FIFA World Cup

Greg Dyke Rules Out England World Cup Bid Until Sepp Blatter Leaves FIFA

LONDON, ENGLAND - MAY 08:  FA Chairman Greg Dyke speaks during the FA Chairman's England Commission Press Conference at Wembley Stadium on May 8, 2014 in London, England.  (Photo by Tom Dulat/Getty Images)
Tom Dulat/Getty Images
Stuart NewmanFeatured ColumnistJuly 22, 2014

Football Association chairman Greg Dyke has revealed England won’t be bidding to host the World Cup while FIFA’s controversial president Sepp Blatter is still in charge, as noted by The Times’ James Masters on Tuesday:

With world football’s governing body facing yet more allegations of corruption, the latest surrounding Qatar’s successful 2022 bid, according to BBC News, Blatter isn’t exactly the most popular of figures among those associated with football.

Even former footballers have expressed frustration with the FIFA president, with former Southampton-star-turned-pundit Matt Le Tissier constantly calling for his resignation:

However, it is Blatter’s perceived hatred for the English media that has been blamed for previous failed World Cup bids, with 2018 the latest unsuccessful bid from the FA.

Dyke is convinced England would stand no chance in any future World Cup pursuit, as Masters revealed:

Dyke’s words don’t come without reason, either, as Blatter hit out at the British press during the World Cup in Brazil, labelling them racists looking to bring down FIFA, per Ben Rumsby of The Daily Telegraph:

Sadly, there’s a great deal of discrimination and racism, and this hurts me. We’ve seen what the British press has published. I don’t know what the reasoning is behind this but we must maintain unity. They want to destroy, not the game, but they want to destroy the institution, because our institution is strong, and is so strong we are sure they will not destroy it.

Leo Correa/Associated Press

The FA isn't crying foul play without just cause. England, after all, has everything in place to host a very impressive World Cup.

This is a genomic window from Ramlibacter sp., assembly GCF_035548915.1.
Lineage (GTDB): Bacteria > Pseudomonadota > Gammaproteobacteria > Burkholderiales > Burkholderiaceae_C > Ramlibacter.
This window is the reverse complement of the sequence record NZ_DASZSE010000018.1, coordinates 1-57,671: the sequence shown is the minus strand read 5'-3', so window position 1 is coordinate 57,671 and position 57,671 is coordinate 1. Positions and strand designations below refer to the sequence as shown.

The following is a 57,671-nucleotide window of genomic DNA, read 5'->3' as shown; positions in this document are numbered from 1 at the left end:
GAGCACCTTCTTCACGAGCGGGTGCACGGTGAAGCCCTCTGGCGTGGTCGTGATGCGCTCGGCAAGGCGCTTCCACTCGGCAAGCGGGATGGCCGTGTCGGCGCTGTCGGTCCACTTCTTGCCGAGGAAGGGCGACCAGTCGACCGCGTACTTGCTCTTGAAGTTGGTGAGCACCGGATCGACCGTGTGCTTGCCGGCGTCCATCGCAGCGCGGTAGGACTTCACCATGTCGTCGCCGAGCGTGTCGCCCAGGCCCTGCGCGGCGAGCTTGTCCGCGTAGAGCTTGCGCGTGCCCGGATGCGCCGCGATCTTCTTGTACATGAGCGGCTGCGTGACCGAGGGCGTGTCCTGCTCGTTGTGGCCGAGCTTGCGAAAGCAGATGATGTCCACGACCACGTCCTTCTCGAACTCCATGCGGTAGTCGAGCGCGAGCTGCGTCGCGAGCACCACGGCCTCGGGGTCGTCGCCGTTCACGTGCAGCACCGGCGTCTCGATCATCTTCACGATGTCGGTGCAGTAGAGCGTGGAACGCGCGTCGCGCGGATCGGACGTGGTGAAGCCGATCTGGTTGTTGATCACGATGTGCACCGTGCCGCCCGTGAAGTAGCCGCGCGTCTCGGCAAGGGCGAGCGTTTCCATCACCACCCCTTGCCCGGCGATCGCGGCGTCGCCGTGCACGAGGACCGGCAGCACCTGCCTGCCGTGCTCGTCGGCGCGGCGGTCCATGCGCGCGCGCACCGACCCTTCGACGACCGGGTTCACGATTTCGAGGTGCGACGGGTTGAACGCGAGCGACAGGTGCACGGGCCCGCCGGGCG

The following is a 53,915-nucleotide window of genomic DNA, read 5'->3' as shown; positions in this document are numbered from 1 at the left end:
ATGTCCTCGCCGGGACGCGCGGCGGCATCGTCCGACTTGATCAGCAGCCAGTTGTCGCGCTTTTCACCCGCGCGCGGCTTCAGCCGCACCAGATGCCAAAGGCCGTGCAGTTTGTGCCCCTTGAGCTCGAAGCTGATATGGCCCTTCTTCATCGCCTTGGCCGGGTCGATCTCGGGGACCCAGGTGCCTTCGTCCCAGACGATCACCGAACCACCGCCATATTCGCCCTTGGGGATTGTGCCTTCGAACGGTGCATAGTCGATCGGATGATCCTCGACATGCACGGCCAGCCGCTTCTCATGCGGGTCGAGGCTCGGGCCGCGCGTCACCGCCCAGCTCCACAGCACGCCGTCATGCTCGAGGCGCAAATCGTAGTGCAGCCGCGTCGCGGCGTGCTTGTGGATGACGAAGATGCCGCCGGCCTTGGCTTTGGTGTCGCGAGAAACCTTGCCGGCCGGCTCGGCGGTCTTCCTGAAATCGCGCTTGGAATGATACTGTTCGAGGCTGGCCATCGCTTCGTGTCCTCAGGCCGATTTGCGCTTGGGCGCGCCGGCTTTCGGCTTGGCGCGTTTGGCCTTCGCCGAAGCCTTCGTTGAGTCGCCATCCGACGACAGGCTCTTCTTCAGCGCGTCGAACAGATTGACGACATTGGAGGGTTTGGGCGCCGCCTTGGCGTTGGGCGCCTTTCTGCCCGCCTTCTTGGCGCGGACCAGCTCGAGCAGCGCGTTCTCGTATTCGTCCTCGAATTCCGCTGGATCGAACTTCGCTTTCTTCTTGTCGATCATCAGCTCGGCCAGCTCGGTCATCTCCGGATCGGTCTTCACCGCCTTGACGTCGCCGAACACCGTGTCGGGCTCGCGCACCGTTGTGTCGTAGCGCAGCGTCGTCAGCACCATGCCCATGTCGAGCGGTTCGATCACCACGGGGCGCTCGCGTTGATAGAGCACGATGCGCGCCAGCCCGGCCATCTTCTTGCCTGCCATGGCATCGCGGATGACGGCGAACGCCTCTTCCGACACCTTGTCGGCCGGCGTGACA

It’s one of few places in the world that wouldn’t need to spend billions on building stadiums, transportation links and infrastructure, as the country is so well prepared for the Premier League and Football League seasons that it’s all there.

Old Trafford, Mancheser. One of many stadiums in England capable of hosting a World Cup fixture
Old Trafford, Mancheser. One of many stadiums in England capable of hosting a World Cup fixtureClint Hughes/Associated Press

Not that hosting any major tournament wouldn’t cost a lot of money, but when the birthplace of football is constantly overlooked for the game's biggest tournament, something is going seriously wrong.

With that in mind, Dyke has vowed that he and the FA will be focussing on bringing the European Championships to England, as dealing with UEFA will be a much smoother process, per The Independent’s Tom Peck:

Even then, the FA will have to wait until 2024 to land the tournament. The 2016 iteration will be hosted in France, while 2020’s instalment is between Turkey, joint hosts Republic of Ireland, Scotland and Wales and further joint hosts Georgia and Azerbaijan.

Anyone that’s been alive long enough to remember will tell you that Euro ’96 saw England play arguably their best football of the past two decades, reaching the semi-finals in front of a home crowd before bowing out to eventual champions, Germany.

SAO PAULO, BRAZIL - JUNE 19: (L-R) A dejected Phil Jagielka, Steven Gerrard and Leighton Baines of England look on after losing to Uruguay 2-1 during the 2014 FIFA World Cup Brazil Group D match between Uruguay and England at Arena de Sao Paulo on June 19
Matthias Hangst/Getty Images

England’s major-tournament record has hit a major decline since then, so maybe they desperately need the tag of hosts to bring them out of such a frustrating funk.

However, at least a decade remains before even the possibility of being hosts comes around, and while Blatter is still alive and kicking, it could stretch even beyond that.

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